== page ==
ASPIRE 2020 Information
New (March 20th, 2020): We would like to hold another ASPIRE program as soon as we are able. We had planned on having two sessions, with Session 1 will be June 8th-12th, and Session 2 will be June 15th-19th. Due to the restrictions due to Coronavirus, it seems unlikely that we will be able to hold ASPIRE in the Summer 2020. However, we encourage you to sign up in the meantime, at no cost, and we will contact you once we are able to set the dates. Thanks you for your patience and we wish everyone well.
Applications can be submitted here.
The ASPIRE workshop is for high school women who are entering the 10th, 11th or 12th grades. Participants will get their hands on physics equipment and software used by physicists and learn about physics research. In last year’s ASPIRE workshop, participants worked on three separate radio-themed projects where they searched for a hidden transmitter using antennas and oscilloscopes, analyzed real data from the ANITA neutrino experiment in Mathematica, and programmed an Arduino to produce their own mini-radio station.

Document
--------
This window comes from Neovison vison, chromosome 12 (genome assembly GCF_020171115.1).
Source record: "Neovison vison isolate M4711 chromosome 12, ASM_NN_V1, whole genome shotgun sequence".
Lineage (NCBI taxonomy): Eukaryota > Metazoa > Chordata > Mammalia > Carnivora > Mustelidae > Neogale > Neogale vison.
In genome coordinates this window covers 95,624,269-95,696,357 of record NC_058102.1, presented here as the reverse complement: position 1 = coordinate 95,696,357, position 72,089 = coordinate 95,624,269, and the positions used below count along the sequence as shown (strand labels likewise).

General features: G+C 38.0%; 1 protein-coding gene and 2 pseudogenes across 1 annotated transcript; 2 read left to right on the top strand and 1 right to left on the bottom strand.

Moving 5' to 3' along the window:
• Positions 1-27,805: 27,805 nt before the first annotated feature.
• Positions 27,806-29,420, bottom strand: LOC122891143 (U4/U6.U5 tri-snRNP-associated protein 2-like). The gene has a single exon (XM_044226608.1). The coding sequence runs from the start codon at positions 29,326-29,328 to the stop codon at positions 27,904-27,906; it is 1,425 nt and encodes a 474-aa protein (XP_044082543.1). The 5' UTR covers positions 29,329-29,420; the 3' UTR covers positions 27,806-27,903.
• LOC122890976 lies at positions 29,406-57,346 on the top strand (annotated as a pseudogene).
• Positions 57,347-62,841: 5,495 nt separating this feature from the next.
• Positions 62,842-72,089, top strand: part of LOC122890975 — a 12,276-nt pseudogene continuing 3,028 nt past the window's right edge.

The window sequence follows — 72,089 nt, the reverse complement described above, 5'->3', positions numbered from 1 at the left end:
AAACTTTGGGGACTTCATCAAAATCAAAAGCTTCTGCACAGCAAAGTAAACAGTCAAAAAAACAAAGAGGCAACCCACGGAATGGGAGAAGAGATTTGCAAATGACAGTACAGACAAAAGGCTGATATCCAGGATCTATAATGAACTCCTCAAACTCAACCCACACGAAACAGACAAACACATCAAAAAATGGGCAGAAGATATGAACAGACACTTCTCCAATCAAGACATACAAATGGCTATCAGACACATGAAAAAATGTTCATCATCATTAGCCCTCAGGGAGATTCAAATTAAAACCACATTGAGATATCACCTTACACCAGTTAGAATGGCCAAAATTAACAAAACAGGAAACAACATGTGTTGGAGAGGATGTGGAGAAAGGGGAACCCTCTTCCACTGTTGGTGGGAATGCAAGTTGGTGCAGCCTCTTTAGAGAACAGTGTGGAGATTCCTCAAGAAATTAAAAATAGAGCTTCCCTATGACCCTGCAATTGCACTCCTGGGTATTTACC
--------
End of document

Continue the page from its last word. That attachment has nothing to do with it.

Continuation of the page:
Physicists from all levels—undergraduate, graduate, post-doctoral, and professor—come together to share their knowledge, expertise, and enthusiasm with workshop attendees. Together, we foster the next generation of women scientists by giving them exposure to real research environments, challenges, and rewards.
It is not expected that participants have any physics or mathematics background and thus there are no previous course requirements for the workshop. However, we have noticed that students have a more constructive experience if they have taken trigonometry and possibly some exposure to physics in the classroom.
There is a $50 fee for participation in the workshop. Please note: we are able to and would like to offer a full scholarship to all students to cover the $50 participation fee. Please simply select in the application if you wish to receive this scholarship.
ASPIRE is made possible by generous support of the National Science Foundation through the NSF, the Center for Cosmology and Astroparticle Physics (CCAPP), and the Department of Physics at The Ohio State University.
Here are some photos from past programs: